Nothing was nice and clean about the Eagles’ 24-14 loss to the defending Super Bowl champions. Including Sanchez’s play.

The Eagles had just 139 yards of offense against Seattle. Sanchez completed 10 of 20 passes for 96 yards. He threw two touchdown passes and one interception. Sanchez was sacked three times.

“I think he made some good decisions at times,” Kelly said. “He hit a nice ball to [Zach] Ertz, caught him on the sideline. [Sanchez] did a good job on the motion on the goal line when no one adjusted with [Jeremy] Maclin. Got the ball out to him. I think he was under some pressure today. We’ve usually done a better job cleaning the pocket.

“But I think he missed a couple of throws, too, and he’ll be the first to tell you that.”

Peter King rounds up Week 14 in his Monday Morning Quarterback post:

The Fine Fifteen

5. Philadelphia (9-4). A bad loss, if you’re thinking about how poor the Eagles’ passing game looks (10 of 20, 96 yards, 2-1 TD-picks), and if you consider that the Eagles may have to beat Seattle get to the Super Bowl. But of a more immediate nature, the Eagles still control the NFC East and have a home game with similarly 9-4 Dallas before finishing against the Giants and Washington. The division is there for them to win.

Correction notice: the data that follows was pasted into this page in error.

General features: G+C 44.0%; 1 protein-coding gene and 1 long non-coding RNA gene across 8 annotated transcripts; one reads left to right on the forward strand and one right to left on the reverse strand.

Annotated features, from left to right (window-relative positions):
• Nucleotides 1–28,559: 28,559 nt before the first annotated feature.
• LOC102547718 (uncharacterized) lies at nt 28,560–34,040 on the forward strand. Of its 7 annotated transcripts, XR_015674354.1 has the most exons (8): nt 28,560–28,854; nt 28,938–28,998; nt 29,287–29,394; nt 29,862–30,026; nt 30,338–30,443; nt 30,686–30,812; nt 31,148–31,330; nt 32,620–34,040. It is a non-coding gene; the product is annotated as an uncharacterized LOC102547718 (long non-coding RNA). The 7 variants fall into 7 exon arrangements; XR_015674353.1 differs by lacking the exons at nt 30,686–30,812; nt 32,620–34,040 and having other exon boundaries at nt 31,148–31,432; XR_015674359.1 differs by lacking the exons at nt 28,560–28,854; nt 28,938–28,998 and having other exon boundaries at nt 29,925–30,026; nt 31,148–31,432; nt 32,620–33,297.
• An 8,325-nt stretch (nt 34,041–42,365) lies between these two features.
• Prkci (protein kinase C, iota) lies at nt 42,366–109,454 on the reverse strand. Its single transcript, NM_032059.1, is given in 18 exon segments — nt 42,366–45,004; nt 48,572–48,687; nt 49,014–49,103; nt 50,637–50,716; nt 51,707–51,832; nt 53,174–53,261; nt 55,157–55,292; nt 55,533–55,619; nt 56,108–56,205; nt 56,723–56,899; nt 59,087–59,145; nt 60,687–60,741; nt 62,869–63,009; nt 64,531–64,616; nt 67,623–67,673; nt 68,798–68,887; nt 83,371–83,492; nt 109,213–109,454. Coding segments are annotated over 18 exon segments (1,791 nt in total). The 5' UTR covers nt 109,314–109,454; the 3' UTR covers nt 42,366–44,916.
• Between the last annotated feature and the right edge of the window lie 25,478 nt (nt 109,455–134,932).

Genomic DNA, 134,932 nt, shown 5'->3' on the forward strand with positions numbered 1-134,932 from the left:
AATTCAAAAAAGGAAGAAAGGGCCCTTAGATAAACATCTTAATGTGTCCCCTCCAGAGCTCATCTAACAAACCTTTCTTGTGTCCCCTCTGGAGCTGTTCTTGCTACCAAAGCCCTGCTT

Offensive Players of the Week

Russell Wilson, quarterback, Seattle. Stat of the Day In Philadelphia: Seattle had the ball for 41:56. Son of Stat of the Day In Philadelphia: The Eagles, leaders in offensive snaps this season with their fast-paced offense, ran 45 offensive plays Sunday; Seattle ran 85. Credit Wilson, who was an absolute maestro against a determined Philadelphia rush. Wilson was 22 of 37 for 263 yards, two touchdowns and no interceptions (99.3 rating), and added a perfectly executed fake and 26-yard touchdown run that frustrated the Eagles greatly; they never came close to touching him once he wheeled around and sprinted left for the end zone. Wilson was so fluid and unhittable in the pocket. Just a terrific game for him.

Mike Sielski of the Inquirer writes that the loss to Seattle proves the Birds are not yet ready to be considered elite:

Look, the Eagles’ loss Sunday doesn’t mean that they can’t or won’t beat the Cowboys next week or win the NFC East for the second time in two years under Kelly. But it does mean that the hopes and expectations for this team, for this season, have to be tempered. Within the division, Kelly’s presence gives the Eagles a substantial advantage over Jason Garrett, the Giants’ Tom Coughlin, or the Redskins’ Jay Gruden – all of whom are in charge of rosters with comparable overall talent to the Eagles’. But there’s enough evidence to show that the Eagles are a rung below the best of the NFC – the Seahawks and the Packers – and they have a ways yet to go to make up that gap.

The shortcomings that Kelly is working with, particularly at quarterback, ought to be obvious by now. When Mark Sanchez plays a clean game at quarterback, it is a gift, and Sanchez was not clean Sunday. He threw a dying-balloon interception. He missed open receivers. Worse, though, is that Kelly has to contour the offense to accentuate Sanchez’s strengths and minimize his weaknesses, and primary among those weaknesses is his erratic accuracy and timing on deep, difficult passes.